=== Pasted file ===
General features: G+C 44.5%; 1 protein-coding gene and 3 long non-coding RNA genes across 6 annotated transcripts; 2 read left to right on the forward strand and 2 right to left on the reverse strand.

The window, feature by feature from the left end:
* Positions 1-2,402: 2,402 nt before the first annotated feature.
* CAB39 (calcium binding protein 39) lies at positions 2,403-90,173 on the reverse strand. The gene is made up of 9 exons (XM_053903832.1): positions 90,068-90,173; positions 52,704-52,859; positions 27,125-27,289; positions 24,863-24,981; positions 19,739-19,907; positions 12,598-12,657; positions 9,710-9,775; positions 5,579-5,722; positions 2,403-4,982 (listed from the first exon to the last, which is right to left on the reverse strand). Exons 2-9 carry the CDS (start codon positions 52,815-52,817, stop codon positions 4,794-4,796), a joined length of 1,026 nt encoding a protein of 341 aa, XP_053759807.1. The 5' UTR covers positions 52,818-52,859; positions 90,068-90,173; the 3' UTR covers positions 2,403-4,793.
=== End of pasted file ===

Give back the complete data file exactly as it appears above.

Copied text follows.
General features: G+C 44.5%; 1 protein-coding gene and 3 long non-coding RNA genes across 6 annotated transcripts; 2 read left to right on the forward strand and 2 right to left on the reverse strand.

The window, feature by feature from the left end:
* Positions 1-2,402: 2,402 nt before the first annotated feature.
* CAB39 (calcium binding protein 39) lies at positions 2,403-90,173 on the reverse strand. The gene is made up of 9 exons (XM_053903832.1): positions 90,068-90,173; positions 52,704-52,859; positions 27,125-27,289; positions 24,863-24,981; positions 19,739-19,907; positions 12,598-12,657; positions 9,710-9,775; positions 5,579-5,722; positions 2,403-4,982 (listed from the first exon to the last, which is right to left on the reverse strand). Exons 2-9 carry the CDS (start codon positions 52,815-52,817, stop codon positions 4,794-4,796), a joined length of 1,026 nt encoding a protein of 341 aa, XP_053759807.1. The 5' UTR covers positions 52,818-52,859; positions 90,068-90,173; the 3' UTR covers positions 2,403-4,793.